Is my ham going to be too salty to eat?
January 18, 2012 6:32 PM   Subscribe

I'm brining some pork for ham, but I'm beginning to have some doubts about how long I should be brining them. Should I let them sit for the full time, or should I take them out now, if it's not already too late?

I'm using the American glazed ham recipe from Charcuterie, except I don't have one single ham, I've got four cuts of ham in block form (Japanese butchering is... different). The cuts are about 900g to 1kg each, and I've got them in a brown sugar, salt, pink (curing) salt brine. The recipe says to cure the meat for 1/2 a day for each pound of meat. All together, I've got roughly 8 pounds, which would call for a 4 day brine.

What I'm worried about is that I've got, roughly, four 2 pound chunks of meat, not one 8 pound chunk. Should these only be brined for the total time as if I were brining one chunk at a time, or one day only? Or is it safe to keep going for the full four days? Will it be edible, or outrageously salty if I do?
posted by Ghidorah to Food & Drink (8 answers total)
Best answer: One vote for outrageously salty. You're brining four 2lb chunks and not one 8lb chunk... I think you should follow the recipe for 2lbs and not 8lbs or, yes, it will be very salty I think. It's a question of penetrating the meat and it will soak in a lot faster on 4 smaller chunks than it would for 1 big one. Thus the recipe.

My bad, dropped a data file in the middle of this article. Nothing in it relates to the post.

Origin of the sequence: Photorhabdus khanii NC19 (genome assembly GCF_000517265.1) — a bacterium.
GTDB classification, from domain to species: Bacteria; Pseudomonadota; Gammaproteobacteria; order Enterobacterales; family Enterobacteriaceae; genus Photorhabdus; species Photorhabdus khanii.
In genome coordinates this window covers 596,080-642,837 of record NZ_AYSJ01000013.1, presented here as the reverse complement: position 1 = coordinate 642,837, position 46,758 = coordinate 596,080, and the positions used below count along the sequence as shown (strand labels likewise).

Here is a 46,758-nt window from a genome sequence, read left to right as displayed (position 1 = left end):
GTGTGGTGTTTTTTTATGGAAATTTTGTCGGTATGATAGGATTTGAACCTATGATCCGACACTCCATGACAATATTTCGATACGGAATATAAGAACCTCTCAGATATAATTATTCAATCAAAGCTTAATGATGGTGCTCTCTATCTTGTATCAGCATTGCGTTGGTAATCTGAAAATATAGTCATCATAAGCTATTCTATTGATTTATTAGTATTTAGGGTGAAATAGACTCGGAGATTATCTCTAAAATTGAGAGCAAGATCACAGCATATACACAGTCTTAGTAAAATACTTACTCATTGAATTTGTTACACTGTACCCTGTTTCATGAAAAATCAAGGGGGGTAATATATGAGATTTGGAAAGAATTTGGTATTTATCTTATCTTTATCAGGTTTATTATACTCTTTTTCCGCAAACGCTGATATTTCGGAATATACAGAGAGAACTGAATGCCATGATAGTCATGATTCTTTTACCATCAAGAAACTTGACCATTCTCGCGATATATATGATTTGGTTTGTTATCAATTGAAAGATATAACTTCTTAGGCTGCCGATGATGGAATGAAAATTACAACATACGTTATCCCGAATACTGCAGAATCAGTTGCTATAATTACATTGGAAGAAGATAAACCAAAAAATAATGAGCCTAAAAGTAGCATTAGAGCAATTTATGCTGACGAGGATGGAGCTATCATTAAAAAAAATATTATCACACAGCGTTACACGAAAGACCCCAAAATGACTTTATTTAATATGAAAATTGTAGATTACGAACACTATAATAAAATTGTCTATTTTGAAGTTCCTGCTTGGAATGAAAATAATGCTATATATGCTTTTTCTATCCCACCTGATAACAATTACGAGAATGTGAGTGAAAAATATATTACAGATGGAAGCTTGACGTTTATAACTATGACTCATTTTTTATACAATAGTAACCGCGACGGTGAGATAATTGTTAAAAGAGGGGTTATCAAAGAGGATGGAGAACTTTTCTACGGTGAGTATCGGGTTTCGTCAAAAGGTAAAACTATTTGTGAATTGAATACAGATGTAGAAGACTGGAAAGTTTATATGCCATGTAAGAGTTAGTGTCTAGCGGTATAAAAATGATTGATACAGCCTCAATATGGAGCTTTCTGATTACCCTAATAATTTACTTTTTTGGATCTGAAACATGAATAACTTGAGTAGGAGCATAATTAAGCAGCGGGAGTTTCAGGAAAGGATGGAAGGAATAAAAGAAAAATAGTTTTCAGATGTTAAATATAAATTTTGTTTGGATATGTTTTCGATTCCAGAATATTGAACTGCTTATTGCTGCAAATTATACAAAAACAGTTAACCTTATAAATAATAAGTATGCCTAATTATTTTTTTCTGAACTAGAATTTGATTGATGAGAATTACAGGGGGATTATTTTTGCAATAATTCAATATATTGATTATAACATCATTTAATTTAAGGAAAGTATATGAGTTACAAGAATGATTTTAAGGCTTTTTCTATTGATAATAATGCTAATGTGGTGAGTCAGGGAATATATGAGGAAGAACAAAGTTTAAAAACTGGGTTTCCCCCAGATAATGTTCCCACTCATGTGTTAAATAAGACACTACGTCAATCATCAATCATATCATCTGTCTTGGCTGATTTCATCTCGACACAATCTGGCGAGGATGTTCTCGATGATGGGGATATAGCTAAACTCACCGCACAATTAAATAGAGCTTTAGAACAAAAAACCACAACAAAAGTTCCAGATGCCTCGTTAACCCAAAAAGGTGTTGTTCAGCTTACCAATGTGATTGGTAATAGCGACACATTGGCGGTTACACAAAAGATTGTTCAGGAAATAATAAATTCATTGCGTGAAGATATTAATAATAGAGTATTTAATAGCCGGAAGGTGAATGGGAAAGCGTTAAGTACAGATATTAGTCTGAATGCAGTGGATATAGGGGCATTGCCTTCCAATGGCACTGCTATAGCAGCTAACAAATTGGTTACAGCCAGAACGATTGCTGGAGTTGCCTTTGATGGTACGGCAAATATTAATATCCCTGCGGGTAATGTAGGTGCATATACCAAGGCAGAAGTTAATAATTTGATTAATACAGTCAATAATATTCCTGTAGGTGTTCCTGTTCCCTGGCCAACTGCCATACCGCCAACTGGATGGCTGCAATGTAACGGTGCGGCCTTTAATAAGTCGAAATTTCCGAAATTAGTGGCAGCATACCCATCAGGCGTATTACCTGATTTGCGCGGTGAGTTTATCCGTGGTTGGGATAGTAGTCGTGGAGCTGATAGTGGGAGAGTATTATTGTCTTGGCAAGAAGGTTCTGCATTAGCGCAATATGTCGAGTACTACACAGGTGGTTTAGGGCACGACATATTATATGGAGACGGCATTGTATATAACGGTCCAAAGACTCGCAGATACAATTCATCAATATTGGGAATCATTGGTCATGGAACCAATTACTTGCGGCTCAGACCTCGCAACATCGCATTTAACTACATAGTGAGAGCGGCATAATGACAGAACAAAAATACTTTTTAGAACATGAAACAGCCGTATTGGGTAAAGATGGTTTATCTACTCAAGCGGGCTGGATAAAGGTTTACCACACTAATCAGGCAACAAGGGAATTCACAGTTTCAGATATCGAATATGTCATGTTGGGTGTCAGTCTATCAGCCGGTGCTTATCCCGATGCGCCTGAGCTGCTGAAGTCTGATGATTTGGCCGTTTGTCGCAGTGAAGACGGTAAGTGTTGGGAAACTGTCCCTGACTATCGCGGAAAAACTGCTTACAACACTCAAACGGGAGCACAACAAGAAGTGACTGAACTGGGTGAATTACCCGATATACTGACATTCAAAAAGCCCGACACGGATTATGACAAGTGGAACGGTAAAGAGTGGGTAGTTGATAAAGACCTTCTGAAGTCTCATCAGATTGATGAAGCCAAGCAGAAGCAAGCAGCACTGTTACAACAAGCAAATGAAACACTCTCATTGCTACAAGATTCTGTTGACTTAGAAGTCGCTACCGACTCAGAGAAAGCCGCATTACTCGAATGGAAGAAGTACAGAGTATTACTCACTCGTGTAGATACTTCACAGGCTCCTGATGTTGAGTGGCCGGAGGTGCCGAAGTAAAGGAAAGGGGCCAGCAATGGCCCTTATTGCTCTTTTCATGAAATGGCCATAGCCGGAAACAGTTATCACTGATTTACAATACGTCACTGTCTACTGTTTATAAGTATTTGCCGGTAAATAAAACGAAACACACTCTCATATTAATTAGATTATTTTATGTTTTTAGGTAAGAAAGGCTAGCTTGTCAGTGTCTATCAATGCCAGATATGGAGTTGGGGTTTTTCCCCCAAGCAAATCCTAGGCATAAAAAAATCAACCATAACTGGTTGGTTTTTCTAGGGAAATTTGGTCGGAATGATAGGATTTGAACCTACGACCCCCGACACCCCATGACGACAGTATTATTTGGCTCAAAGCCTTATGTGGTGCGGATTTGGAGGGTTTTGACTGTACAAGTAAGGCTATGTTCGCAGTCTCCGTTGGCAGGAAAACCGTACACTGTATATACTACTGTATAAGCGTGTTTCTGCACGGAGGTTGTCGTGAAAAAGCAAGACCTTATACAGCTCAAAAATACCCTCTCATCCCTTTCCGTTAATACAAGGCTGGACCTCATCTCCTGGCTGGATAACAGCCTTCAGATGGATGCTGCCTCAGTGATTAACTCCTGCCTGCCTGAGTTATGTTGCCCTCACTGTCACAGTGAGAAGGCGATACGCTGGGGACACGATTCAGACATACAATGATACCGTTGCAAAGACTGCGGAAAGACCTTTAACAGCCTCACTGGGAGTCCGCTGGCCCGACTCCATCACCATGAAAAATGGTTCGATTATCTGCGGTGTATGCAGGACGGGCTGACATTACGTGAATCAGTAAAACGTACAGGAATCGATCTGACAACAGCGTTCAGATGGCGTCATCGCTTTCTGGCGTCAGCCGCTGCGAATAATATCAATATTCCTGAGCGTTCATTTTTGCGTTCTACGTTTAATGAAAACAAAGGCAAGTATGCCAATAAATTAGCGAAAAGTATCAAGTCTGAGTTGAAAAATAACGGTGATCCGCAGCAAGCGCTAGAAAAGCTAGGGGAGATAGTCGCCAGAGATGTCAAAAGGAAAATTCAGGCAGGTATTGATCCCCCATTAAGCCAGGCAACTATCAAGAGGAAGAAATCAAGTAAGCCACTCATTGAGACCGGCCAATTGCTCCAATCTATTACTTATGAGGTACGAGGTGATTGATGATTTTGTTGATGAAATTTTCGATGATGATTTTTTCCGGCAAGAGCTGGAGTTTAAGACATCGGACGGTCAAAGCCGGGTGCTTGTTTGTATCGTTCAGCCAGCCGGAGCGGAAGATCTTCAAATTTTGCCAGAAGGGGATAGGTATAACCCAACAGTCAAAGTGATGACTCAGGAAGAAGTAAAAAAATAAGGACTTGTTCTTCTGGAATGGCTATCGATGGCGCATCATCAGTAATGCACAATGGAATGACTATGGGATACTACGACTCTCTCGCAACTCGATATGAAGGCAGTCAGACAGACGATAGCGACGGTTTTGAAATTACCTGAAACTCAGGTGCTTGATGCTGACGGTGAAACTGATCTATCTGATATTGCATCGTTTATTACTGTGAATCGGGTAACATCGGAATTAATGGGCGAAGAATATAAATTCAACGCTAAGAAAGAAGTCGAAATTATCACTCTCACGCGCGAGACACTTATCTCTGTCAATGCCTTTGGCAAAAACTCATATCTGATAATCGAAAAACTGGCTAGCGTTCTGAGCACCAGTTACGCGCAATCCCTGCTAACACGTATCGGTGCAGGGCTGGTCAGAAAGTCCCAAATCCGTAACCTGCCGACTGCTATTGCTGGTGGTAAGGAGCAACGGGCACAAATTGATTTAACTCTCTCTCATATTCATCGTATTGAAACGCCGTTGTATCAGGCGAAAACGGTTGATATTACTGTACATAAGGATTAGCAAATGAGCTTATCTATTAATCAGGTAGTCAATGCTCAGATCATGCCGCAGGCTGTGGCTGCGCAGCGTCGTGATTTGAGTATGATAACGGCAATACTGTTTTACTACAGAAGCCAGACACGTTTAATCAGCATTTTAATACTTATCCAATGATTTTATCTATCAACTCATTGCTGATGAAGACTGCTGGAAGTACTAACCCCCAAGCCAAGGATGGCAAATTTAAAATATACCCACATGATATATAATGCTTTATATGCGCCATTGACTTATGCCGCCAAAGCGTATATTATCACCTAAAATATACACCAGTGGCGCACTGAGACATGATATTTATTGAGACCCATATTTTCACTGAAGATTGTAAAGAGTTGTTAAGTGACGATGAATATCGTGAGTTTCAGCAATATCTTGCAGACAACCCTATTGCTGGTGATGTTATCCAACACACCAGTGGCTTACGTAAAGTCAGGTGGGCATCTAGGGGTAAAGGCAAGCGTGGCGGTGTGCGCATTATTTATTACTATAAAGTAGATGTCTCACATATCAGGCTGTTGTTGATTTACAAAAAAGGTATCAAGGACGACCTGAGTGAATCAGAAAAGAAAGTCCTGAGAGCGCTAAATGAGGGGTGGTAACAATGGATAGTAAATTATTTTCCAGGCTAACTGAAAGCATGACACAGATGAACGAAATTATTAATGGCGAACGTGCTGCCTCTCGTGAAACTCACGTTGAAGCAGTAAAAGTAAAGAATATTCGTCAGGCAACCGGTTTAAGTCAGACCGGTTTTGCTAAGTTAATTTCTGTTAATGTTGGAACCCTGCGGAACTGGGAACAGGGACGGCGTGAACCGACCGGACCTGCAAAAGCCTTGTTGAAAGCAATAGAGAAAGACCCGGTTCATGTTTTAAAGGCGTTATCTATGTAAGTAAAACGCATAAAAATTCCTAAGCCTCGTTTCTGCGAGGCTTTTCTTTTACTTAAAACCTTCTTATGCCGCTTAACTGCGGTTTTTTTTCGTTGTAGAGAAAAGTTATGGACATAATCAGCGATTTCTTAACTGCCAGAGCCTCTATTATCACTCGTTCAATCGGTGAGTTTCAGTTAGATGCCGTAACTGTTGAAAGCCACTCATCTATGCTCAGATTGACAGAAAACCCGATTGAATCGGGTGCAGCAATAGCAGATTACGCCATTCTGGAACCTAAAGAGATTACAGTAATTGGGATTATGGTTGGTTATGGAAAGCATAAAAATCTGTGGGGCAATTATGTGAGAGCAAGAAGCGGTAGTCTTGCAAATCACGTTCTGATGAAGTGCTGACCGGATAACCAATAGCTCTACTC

posted by empyrean at 6:41 PM on January 18, 2012 [1 favorite]

Best answer: I would take them out now because the recipe is based on such a large cut and the long brining time is geared toward penetrating a cut that size. It shouldn't be too late.
posted by shoesietart at 6:55 PM on January 18, 2012

I also vote for following the 2lb recipe. The brining process works on the surface area of the meat. You've got 4x2 lb shaped meat not 8 lb shaped meat so you should use that as your guide. The 4x2lb shaped meat has a whole lot more surface area than 1x8lb shaped piece of meat.
posted by mmascolino at 6:56 PM on January 18, 2012

Response by poster: Thanks for the quick answers. I'll be rushing home tonight to take them out of the brine.
posted by Ghidorah at 7:41 PM on January 18, 2012

Also depending on how salty one comes out, you can just soak them in unsalted water to remove some of the salt before cooking. Boiling a ham instead of roasting it also reduces the salty taste, and boiling it in a mix of cider and water is a nice way to cook it.
posted by koolkat at 1:48 AM on January 19, 2012

I did this exact same recipe the other day for a smaller chunk of pork, and following the logic above took my single 1.5kg cut out of the brine at 3 days. It actually didn't work out too well. The middle didn't appear to have significantly cured. Having subsequently looked up other ham brines, 1 day per pound is more usual. I would brine for the full four days, and then soak the ham in fresh water for 24 hours before cooking.
posted by roofus at 5:25 AM on January 19, 2012

Wait, are you people saying that you can make your own ham at home?! MIND = BLOWN
posted by Doleful Creature at 9:05 AM on January 19, 2012

Response by poster: Roofus, thanks for that, but sadly, they're already out of the brine. I did this one time before with half the amount (2 chunks instead of 4), for two days, and it was a little salty, but edible. I'll just have to see how it goes. Even better, I'm planning on smoking them later, and the forecast is for cold miserable rain all weekend.

And Doleful Creature, it's pretty easy, math aside. Bacon is even easier. I've got a black pepper/apple bacon and a smoked paprika/chili bacon curing in the fridge.
posted by Ghidorah at 2:40 PM on January 19, 2012

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